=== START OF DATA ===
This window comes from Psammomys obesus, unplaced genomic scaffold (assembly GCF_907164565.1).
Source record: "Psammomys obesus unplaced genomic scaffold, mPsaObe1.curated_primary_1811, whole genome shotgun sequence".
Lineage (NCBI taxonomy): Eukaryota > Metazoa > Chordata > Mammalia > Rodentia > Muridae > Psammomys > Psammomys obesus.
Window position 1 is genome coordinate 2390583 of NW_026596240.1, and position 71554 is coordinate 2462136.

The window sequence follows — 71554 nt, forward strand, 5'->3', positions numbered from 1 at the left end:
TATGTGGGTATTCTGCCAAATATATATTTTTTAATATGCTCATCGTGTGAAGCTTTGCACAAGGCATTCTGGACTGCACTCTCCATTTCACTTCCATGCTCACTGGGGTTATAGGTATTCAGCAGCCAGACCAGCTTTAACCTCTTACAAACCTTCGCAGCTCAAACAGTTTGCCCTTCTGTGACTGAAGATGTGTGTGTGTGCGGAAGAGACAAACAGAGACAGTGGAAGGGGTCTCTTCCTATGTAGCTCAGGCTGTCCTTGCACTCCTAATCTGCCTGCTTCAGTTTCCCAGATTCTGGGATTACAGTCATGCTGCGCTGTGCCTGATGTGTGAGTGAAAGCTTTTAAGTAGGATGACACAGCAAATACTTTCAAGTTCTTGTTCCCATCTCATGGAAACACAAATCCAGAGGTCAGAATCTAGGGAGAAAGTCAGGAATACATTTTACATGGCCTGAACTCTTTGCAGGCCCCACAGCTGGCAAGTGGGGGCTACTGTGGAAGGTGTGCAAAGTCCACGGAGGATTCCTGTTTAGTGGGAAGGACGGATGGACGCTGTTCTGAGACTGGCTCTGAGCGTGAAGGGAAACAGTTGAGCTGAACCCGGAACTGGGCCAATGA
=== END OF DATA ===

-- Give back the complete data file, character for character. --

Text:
This window comes from Psammomys obesus, unplaced genomic scaffold (assembly GCF_907164565.1).
Source record: "Psammomys obesus unplaced genomic scaffold, mPsaObe1.curated_primary_1811, whole genome shotgun sequence".
Lineage (NCBI taxonomy): Eukaryota > Metazoa > Chordata > Mammalia > Rodentia > Muridae > Psammomys > Psammomys obesus.
Window position 1 is genome coordinate 2390583 of NW_026596240.1, and position 71554 is coordinate 2462136.

The window sequence follows — 71554 nt, forward strand, 5'->3', positions numbered from 1 at the left end:
TATGTGGGTATTCTGCCAAATATATATTTTTTAATATGCTCATCGTGTGAAGCTTTGCACAAGGCATTCTGGACTGCACTCTCCATTTCACTTCCATGCTCACTGGGGTTATAGGTATTCAGCAGCCAGACCAGCTTTAACCTCTTACAAACCTTCGCAGCTCAAACAGTTTGCCCTTCTGTGACTGAAGATGTGTGTGTGTGCGGAAGAGACAAACAGAGACAGTGGAAGGGGTCTCTTCCTATGTAGCTCAGGCTGTCCTTGCACTCCTAATCTGCCTGCTTCAGTTTCCCAGATTCTGGGATTACAGTCATGCTGCGCTGTGCCTGATGTGTGAGTGAAAGCTTTTAAGTAGGATGACACAGCAAATACTTTCAAGTTCTTGTTCCCATCTCATGGAAACACAAATCCAGAGGTCAGAATCTAGGGAGAAAGTCAGGAATACATTTTACATGGCCTGAACTCTTTGCAGGCCCCACAGCTGGCAAGTGGGGGCTACTGTGGAAGGTGTGCAAAGTCCACGGAGGATTCCTGTTTAGTGGGAAGGACGGATGGACGCTGTTCTGAGACTGGCTCTGAGCGTGAAGGGAAACAGTTGAGCTGAACCCGGAACTGGGCCAATGA